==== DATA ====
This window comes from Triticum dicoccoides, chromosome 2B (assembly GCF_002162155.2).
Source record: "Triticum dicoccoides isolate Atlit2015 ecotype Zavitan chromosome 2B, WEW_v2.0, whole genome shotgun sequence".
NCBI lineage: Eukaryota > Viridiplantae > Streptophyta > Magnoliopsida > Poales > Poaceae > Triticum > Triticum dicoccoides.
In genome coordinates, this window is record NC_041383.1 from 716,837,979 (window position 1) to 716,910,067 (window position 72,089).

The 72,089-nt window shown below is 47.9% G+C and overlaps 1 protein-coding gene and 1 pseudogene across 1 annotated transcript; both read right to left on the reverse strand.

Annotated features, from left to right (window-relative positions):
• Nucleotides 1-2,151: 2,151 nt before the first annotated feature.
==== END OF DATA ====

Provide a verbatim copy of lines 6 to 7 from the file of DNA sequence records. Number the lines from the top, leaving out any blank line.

Annotated features, from left to right (window-relative positions):
• Nucleotides 1-2,151: 2,151 nt before the first annotated feature.